Ensatina eschscholtzii has been called a "ring" species, or "Rassenkreis" (race circle) "...a connected series of neighbouring populations, each of which can interbreed with closely sited related populations, but for which there exist at least two 'end' populations in the series, which are too distantly related to interbreed, though there is a potential gene flow between each 'linked' population. Such non-breeding, though genetically connected, 'end' populations may co-exist in the same region thus closing a 'ring'." (Wickipedia, 8/26/17) The "end" populations of Ensatina are the E. e. escholtzii and the E. e. klauberi subspecies, which hybridize in San Diego County.

To learn much more about Ensatina and the ring species concept, check out this Understanding Evolution Research Profile about Tom Devitt's work.

Charles W. Brown explains the taxonomy of the Ensatina complex in detail, describing it as "a classical example of Darwinian evolution by gradualism; an accumulation of micro mutations that is now leading to the formation of a new species."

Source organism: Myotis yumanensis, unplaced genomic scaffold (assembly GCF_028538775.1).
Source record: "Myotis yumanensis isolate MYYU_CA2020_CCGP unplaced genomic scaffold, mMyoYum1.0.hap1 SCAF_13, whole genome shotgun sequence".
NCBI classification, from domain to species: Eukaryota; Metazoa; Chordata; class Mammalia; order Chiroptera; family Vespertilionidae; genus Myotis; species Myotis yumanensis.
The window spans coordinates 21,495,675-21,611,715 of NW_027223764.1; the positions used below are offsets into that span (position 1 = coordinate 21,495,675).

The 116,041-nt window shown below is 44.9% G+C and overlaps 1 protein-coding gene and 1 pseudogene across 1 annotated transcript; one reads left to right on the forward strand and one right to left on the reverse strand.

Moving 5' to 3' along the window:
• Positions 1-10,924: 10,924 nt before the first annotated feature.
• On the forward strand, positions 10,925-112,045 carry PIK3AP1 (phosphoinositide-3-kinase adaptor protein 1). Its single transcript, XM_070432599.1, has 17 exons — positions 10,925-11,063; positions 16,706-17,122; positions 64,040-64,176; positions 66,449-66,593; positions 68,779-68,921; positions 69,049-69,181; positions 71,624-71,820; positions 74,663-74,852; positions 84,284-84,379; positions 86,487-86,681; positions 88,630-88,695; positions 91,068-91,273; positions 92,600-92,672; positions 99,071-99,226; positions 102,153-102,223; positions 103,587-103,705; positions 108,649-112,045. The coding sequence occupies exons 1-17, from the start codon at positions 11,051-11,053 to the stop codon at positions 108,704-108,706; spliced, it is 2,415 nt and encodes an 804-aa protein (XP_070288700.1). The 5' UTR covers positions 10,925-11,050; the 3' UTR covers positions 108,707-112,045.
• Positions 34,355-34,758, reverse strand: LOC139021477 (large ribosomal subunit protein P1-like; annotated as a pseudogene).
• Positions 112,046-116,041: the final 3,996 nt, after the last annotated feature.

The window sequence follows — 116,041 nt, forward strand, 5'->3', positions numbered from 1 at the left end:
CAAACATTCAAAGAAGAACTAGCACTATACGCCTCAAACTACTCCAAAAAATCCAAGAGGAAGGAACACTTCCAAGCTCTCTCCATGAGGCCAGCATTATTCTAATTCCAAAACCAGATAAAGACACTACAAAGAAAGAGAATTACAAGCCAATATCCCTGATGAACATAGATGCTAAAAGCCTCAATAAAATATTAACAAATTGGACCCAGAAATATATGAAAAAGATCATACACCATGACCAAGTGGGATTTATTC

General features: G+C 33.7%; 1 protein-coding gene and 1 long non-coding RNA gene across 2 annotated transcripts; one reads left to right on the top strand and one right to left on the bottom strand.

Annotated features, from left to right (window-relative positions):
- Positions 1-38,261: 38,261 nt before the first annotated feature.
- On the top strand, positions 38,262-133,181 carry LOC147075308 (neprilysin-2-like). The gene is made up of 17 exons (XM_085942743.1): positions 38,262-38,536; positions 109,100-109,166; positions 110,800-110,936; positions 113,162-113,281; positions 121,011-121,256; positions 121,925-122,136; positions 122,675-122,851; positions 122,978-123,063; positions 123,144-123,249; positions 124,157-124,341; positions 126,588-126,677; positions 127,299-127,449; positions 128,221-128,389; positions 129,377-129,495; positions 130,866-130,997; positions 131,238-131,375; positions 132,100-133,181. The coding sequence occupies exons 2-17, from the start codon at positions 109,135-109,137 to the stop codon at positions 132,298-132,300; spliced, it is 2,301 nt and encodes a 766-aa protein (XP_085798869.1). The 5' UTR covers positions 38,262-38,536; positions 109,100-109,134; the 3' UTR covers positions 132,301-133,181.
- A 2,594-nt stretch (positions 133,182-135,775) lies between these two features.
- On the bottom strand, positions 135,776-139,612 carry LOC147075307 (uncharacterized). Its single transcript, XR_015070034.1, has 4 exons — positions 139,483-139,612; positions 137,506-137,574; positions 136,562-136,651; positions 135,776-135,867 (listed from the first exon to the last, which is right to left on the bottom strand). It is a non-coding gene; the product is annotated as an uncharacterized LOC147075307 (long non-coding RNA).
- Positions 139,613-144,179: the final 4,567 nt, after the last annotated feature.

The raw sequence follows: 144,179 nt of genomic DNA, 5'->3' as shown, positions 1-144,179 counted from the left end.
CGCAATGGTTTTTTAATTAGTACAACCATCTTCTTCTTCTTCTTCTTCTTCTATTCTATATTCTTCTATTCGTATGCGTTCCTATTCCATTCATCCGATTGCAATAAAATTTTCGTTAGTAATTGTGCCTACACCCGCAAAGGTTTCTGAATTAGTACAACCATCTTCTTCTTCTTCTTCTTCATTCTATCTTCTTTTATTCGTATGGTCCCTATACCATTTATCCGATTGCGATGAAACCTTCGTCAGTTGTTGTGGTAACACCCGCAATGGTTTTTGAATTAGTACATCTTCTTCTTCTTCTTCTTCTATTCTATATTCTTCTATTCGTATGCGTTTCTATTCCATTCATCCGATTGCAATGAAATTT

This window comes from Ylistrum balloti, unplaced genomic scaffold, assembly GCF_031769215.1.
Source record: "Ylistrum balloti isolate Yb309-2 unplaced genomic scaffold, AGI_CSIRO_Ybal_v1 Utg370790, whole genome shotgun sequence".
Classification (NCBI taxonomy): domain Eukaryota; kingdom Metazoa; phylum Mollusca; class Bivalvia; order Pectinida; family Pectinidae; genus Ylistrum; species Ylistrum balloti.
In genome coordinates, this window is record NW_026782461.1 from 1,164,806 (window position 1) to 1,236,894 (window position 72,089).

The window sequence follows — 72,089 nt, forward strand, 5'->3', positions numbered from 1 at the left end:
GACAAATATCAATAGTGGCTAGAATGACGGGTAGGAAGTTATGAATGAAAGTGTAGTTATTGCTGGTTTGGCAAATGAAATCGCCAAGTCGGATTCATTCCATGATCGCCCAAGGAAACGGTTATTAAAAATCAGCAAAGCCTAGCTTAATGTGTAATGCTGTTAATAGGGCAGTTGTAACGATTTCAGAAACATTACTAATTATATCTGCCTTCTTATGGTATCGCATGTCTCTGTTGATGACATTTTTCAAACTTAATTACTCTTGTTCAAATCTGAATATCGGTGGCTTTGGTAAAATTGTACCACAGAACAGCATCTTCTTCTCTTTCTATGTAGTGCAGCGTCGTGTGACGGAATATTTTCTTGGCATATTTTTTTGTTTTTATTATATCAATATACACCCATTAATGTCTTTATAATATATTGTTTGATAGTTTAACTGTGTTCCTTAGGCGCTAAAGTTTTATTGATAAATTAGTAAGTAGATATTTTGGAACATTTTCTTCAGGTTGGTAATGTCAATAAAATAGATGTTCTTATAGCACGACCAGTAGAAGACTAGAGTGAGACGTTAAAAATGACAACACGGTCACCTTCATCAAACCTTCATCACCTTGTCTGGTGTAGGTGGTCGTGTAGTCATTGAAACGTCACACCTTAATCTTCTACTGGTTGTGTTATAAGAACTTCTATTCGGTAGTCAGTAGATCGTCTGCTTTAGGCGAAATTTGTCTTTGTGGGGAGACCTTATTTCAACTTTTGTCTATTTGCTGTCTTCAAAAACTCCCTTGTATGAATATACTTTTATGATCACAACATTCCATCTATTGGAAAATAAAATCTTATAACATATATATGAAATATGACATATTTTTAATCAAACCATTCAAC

Illustration of the Ensatina ring:

Large-blotched Ensatina

Use: This file is licensed under the Creative Commons Attribution 2.0 Generic license.
Photo Credit: Thomas J. Devitt, Stuart J.E. Baird and Craig Moritz, 2011.
Source: (2011). "Asymmetric reproductive isolation between terminal forms of the salamander ring species Ensatina eschscholtzii revealed by fine-scale genetic analysis of a hybrid zone". BMC Evolutionary Biology 11 (1): 245. DOI:10.1186/1471-2148-11-245.

Alternate and Previous Names (Synonyms)

Ensatina eschscholtzii platensis - Sierra Nevada Ensatina (Stebbins 2003, 2012)
Ensatina eschscholtzii platensis
- Sierra Nevada Salamander (Ensatina) (Stebbins 1966, 1985)
Ensatina eschscholtzii platensis - ssp. of Eschscholtz's Salamander (Stebbins 1954)
Ensatina sierrae - Sierra Nevada Salamander (Bishop 1943)
Ensatina croceater - Yellow-spotted Salamander (Storer 1925)
Plethodon croceater (Cope 1867)

Conservation Issues  (Conservation Status)
Family Plethodontidae Lungless Salamanders Gray, 1850
Genus Ensatina Ensatinas Gray, 1850
Species Eschscholtzii Ensatina Gray, 1850

platensis Sierra Nevada Ensatina (Espada, 1875)
Original Description
Ensatina eschscholtzii - Gray, 1850 - Cat. Spec. Amph. Coll. Brit. Mus., Batr. Grad., p. 48